Very few people haven’t heard about Alice’s Adventures in Wonderland. I mean, who hasn’t seen (in movie or play form) or read the story by Lewis Carroll? First published in the UK and US back in 1865, it has been translated into just about every common language around the world and has become a favourite of child and adult alike.
The story, usually renamed as Alice in Wonderland, is about Alice’s trip into a fantasy world she literally fell down into through a rabbit hole (the “Rabbit Hole” is believed to symbolize the real stairs in the back of the main hall in the city of Oxford’s Christ Church). In this alternate reality, Alice meets a number of interesting and peculiar characters who are animal-like but with human attributes. Carroll based these characters on his friends.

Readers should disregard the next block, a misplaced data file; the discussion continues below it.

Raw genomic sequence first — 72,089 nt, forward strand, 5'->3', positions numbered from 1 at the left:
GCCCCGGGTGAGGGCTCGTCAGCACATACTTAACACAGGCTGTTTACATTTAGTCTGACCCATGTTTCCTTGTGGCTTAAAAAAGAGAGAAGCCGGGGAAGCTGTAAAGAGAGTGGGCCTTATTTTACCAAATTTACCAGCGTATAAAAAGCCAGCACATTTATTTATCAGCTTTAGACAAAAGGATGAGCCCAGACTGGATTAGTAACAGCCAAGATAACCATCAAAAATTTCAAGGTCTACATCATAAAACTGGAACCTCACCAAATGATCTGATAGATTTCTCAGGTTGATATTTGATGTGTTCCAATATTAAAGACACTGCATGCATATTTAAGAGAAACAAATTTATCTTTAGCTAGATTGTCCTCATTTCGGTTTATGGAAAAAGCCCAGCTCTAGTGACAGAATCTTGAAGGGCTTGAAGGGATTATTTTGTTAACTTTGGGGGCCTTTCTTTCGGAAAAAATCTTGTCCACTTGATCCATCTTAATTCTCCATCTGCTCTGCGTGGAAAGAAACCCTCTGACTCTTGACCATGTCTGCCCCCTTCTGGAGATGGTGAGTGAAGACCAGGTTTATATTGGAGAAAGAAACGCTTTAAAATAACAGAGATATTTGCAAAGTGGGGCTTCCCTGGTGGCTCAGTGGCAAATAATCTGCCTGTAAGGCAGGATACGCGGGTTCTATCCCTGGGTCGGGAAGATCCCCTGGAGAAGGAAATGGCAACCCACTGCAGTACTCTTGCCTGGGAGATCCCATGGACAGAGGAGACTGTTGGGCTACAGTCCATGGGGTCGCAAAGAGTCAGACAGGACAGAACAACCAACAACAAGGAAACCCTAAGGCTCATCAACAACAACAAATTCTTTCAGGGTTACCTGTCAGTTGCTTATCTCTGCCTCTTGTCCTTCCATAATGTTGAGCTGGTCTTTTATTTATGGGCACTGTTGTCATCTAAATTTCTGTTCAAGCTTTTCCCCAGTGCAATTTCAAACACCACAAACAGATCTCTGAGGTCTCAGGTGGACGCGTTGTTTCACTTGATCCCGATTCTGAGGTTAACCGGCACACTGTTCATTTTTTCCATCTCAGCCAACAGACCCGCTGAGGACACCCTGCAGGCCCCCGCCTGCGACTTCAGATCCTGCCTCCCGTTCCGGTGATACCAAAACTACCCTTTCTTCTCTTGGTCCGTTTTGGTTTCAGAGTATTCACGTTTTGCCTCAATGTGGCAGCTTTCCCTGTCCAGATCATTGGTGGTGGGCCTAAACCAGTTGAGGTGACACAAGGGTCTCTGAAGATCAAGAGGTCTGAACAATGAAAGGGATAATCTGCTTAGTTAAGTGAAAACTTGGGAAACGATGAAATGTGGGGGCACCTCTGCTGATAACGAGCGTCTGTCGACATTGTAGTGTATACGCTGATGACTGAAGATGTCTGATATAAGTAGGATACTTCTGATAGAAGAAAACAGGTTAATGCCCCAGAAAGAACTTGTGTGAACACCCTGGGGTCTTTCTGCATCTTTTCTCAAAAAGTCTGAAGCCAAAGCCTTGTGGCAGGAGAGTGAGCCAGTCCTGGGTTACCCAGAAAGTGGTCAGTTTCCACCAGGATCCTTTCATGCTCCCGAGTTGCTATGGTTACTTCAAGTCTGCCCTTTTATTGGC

Although superficially, many of Alice’s encounters appear nonsensical, they are highly symbolic and are an insight into important elements of humanity. In fact, they may even be considered “philosophical” to a certain extent.
Alice’s Adventures in Wonderland was written by Lewis Carroll, which is actually the pen name for Charles Lutwidge Dodgson, a British author. The story has been created into film, comic books, short stories, plays, musicals and other entertaining forms.